Then it was off to watch some soccer.  The boys from Hope for the Hopeless were able to start a soccer team sponsored by (you guessed it) Ordinary Hero!  This was the first time an OH team was able to cheer them on and it was great!  We had heard all week from Pastor Fekadu that these kids were really good but seeing them in action really proved it.  They won their match 2-9!  


Peter really connected with the girls from H4H which was great because the boys tend to get all of the attention since they are much more out going. The girls are much more shy and standoffish. 

It's a bit hard to see, but we found it interesting how even the "real" soccer fields aren't flat.  You can see the lip that the corner of the field is on.  There are also rocks and hazards everywhere.  It's a lot more challenging but the kids are just incredible at it!

This little girl is named Rahel.  She really bonded with me over the course of the week and always tried to find me when ever she saw we were around. It was very, very difficult to say goodbye and leave her.

We also bonded with a little girl named  Marari.  She stole Peter's heart.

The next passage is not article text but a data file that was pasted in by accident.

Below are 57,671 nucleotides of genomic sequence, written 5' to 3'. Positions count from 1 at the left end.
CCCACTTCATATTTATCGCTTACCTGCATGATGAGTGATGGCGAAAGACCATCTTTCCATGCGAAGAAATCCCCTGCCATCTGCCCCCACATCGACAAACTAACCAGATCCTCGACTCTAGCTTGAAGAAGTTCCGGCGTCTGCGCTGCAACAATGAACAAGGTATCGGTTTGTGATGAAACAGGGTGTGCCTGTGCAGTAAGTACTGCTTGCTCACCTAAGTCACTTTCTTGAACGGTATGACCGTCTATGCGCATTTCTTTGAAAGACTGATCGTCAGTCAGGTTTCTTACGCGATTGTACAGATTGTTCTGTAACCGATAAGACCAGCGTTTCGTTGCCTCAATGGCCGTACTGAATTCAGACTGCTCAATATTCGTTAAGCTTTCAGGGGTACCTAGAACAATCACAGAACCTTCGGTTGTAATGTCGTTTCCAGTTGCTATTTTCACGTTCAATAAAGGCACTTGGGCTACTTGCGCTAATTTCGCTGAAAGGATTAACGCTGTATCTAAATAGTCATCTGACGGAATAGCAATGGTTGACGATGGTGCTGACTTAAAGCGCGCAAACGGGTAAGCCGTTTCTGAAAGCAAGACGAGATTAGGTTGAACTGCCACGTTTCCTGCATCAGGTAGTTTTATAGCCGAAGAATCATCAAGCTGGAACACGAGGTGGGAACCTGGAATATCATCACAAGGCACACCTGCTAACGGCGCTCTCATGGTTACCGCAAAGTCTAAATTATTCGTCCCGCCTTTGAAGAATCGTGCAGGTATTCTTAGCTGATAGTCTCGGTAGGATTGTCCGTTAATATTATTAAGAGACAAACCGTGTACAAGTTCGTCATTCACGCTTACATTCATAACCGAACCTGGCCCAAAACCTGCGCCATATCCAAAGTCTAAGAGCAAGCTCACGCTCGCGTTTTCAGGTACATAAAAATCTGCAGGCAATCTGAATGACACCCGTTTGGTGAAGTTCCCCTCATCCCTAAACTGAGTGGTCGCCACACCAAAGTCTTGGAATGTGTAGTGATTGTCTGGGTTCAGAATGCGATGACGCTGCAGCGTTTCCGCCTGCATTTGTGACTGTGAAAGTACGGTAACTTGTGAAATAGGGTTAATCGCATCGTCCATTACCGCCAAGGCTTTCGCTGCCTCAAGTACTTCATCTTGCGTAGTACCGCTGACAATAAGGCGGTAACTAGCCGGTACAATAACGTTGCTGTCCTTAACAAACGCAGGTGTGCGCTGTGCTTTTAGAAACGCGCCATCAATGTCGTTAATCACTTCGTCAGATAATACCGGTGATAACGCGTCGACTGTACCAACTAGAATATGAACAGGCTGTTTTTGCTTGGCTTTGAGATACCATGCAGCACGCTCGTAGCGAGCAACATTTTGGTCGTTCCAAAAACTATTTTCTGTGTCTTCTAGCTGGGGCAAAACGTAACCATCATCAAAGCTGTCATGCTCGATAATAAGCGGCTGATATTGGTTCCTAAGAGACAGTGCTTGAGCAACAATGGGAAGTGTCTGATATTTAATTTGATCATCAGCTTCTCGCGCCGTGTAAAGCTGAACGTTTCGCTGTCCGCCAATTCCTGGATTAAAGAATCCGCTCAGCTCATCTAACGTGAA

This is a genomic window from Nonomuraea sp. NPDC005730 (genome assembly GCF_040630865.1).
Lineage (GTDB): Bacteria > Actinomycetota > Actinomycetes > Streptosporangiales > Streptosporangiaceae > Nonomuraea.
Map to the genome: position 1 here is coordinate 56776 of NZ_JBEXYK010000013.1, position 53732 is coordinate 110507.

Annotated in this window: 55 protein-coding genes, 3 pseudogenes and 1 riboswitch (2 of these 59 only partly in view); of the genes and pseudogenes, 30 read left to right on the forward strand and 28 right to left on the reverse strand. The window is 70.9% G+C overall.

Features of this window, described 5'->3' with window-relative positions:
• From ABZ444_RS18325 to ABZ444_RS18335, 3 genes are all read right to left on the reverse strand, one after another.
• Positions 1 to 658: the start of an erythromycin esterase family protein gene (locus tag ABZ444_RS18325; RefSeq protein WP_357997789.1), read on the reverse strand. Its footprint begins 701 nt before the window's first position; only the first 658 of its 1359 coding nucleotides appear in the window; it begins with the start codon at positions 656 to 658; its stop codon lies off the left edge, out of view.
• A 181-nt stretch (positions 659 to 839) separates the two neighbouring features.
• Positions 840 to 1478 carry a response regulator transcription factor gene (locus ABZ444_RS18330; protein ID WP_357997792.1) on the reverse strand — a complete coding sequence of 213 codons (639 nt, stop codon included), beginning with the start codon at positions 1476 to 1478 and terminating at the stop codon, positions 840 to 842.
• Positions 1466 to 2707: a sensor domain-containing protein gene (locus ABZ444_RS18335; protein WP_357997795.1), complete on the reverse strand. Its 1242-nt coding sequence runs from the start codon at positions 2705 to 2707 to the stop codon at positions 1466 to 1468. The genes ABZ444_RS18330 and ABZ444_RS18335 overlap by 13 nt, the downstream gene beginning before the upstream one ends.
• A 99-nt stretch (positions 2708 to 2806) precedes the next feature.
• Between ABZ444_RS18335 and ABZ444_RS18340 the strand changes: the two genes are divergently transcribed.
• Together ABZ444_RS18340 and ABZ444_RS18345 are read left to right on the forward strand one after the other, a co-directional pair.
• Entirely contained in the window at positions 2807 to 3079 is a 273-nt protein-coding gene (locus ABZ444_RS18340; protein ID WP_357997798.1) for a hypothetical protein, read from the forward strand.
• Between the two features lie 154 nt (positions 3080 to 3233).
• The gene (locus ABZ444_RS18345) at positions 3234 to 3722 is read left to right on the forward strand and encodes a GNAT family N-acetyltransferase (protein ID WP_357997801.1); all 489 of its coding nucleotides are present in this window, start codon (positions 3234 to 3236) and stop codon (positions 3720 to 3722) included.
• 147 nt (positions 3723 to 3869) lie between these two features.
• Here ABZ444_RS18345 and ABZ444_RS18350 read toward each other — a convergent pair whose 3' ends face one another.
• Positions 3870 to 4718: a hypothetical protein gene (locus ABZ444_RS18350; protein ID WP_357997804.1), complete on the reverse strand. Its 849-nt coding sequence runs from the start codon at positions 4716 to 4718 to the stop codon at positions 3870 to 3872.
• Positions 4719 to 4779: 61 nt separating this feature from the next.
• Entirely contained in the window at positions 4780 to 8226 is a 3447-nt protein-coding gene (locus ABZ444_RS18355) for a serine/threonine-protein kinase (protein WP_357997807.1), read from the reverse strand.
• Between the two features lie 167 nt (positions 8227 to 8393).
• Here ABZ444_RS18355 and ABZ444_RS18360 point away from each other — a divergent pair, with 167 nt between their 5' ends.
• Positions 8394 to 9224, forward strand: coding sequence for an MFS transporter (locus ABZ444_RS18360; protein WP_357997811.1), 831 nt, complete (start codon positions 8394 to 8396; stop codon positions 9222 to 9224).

The boys warming up before their game.  Then the camera battery died - boo!

Then the moment really came where I had to start saying my goodbyes.  It's hard to explain but we really connected and bonded with these kids in a very short time.  Every time we saw the kids we had to spend about 5 minutes giving out hugs to ALL of them, and then I found myself having to give them all one final hug and I didn't want to let them go.  I got all motherly for them and wanted them to know that they were loved.  I will never forget them.  

Our time in Ethiopia is something I will never forget.  Even now, I know this is just the beginning.  I know that our feelings of processing our time there and coming home are normal.  However, our reaction doesn't have to be.  Most people are able to transition smoothly back into American culture. We have no desire to let that happen.  I'm not angry that we are blessed with so much when others have nothing.  I'm not angry that kids here take everything they have for granted when kids in Africa know pure joy with nothing.  I got a small taste of what life living within God's will feels like.  We got a small taste of the purest and simplest form of joy.  Our hearts were broken over and over again for what breaks God's heart.  This isn't the end for us. We will not conform back to American standards of living.  Instead, we sit here with arms open to whatever God asks us to do moving forward.  This last year as we prepared for this trip, God told us over and over again that this is just the beginning and we've taken those words to heart.  This is just the beginning of something wonderful!

Saturday, January 25, 2014

Korah and Hope for the Hopeless Take 2